There’s a lot of talk around the Consumer/Customer Decision Journey lately. People are recognizing it is an important part of the Customer Journey. From my own research I learn it is even the part that is as important to overall Customer Satisfaction and willingness to recommend as is satisfaction with your core product/service (e.g. handling claims for the insurance industry).
A couple of weeks ago, in my post “Don’t Take The Customer Decision Journey For Granted“, I argued that it is time we start putting our money where our mouth is and really dig into helping Consumers make their purchase decisions in favor of just luring them into our funnels. Not an easy task, if only for the myths that surround the theme.
Do you recognize any of these statements from within your company? :
“It’s a fact based world now. You just need to follow their (on-line) behavior and be where your Customers are”
“we know exactly what consumers come to our website for, we have Google analytics to prove that”
“we know exactly what Consumers search for and organize our SEO-strategy accordingly”
If you do, you need to be on your toes and try understand what proof is underneath and how people come to these conclusions.
Now, I don’t know whether they are true, or not, for your organization, they could be, but I can tell you from my own experience and discussions I’ve had with other organizations on the topic, that the Consumer Decision Journey is more layered (avoiding the word complex here, but feel free) and unique to each Consumer than these statements make you think.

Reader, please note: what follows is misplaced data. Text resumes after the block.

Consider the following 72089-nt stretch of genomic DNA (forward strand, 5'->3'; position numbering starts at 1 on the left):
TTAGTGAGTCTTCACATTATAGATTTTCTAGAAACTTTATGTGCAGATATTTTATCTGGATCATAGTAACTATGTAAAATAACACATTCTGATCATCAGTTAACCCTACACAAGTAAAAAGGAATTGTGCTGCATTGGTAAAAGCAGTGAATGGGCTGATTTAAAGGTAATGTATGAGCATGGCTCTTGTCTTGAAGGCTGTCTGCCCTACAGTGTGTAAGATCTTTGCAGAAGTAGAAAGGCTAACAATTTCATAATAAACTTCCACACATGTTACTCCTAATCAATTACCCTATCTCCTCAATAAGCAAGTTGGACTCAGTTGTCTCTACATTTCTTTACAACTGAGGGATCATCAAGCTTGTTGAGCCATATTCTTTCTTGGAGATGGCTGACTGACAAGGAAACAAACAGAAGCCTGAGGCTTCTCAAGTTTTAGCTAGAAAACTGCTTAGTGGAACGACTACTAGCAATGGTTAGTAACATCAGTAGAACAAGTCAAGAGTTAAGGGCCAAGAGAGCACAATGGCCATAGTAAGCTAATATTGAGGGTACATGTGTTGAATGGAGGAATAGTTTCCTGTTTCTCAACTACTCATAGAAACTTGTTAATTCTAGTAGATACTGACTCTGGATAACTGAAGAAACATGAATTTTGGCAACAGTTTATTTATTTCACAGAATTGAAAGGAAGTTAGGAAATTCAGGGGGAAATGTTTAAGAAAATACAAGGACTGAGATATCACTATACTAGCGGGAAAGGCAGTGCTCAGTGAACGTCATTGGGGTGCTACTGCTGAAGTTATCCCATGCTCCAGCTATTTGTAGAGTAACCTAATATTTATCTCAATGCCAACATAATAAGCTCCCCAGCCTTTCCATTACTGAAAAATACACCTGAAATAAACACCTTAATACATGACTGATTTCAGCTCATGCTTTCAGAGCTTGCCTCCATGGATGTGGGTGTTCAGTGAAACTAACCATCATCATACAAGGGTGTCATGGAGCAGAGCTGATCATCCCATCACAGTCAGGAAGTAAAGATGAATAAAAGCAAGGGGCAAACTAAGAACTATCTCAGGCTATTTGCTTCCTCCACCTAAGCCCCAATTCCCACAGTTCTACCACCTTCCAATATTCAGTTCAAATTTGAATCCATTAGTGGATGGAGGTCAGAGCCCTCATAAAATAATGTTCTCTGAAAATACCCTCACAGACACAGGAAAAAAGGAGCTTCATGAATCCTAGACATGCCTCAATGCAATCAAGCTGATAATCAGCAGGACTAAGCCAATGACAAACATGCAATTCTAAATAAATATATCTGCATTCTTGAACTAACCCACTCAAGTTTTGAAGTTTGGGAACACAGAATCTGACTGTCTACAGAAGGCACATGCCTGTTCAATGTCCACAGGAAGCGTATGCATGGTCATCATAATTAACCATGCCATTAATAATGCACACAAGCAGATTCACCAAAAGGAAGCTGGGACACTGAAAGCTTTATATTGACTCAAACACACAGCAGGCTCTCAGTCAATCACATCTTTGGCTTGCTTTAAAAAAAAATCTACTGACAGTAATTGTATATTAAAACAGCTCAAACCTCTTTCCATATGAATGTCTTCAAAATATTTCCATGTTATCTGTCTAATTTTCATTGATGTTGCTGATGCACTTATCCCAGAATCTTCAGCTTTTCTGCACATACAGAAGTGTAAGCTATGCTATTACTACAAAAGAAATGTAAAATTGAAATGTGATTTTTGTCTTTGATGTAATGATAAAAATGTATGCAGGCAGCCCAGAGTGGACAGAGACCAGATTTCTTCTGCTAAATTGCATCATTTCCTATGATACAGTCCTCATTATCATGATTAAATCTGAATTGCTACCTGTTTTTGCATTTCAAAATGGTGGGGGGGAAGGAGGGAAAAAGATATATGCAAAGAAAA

The data-trail is a consequence of the data-trail
First of I think it’s important to understand that any stops on the Customers current path to purchase is made because of what touch-points are currently offered on the path to purchase. If your strategy is based on the data-trail coming from that, you’ll never change it. It will become a self-fulfilling prophecy. All you’ll be trapped in is a race to the highest bidder for key-words, (re-targeted) ads and what have you.
And since many others do the same an entire industry can develop what’s called a ‘best practice’. Yet, an industry ‘best-practice’ doesn’t mean it is the best practice from a Customer’s point of view.
Short-cutting the story data tells
The same applies to your own web-site. If most people land on your product-configurator (or whatever you think the first step into the funnel is), it doesn’t mean the most wanted thing to do on your web-site is configuring products. It means that the most people land on your product-configurator page, nothing more, nothing less. Probably because your affiliate partners link to that, and your banners and the search-results of your SEO-strategy.
In this day and age it is becoming increasingly more easy to understand how people end up on your web-site and where they came from. In the not so far away future you will be able to link a web-site visit to a call into the contact center or a visit to the store. All of that is pretty useless still, if you have no clue why they are there, what the job is they are trying to get done when stopping by.
Change, not adapt
And if you continue following nothing but the data-trail, you may get some hints on how to improve an existing touch-point, but you’ll fail to recognize any new touch-points (fit for the job Consumers are trying to do, not just you!) you may need to design to gain more than incremental improvement of the Consumer’s Decision Journey.
If you want to see a change in the data-trail and in the performance of your (cross-channel) marketing efforts you need to start changing your approach to the Consumer Decision Journey, not adapting your approach to the purely data-based version of it!
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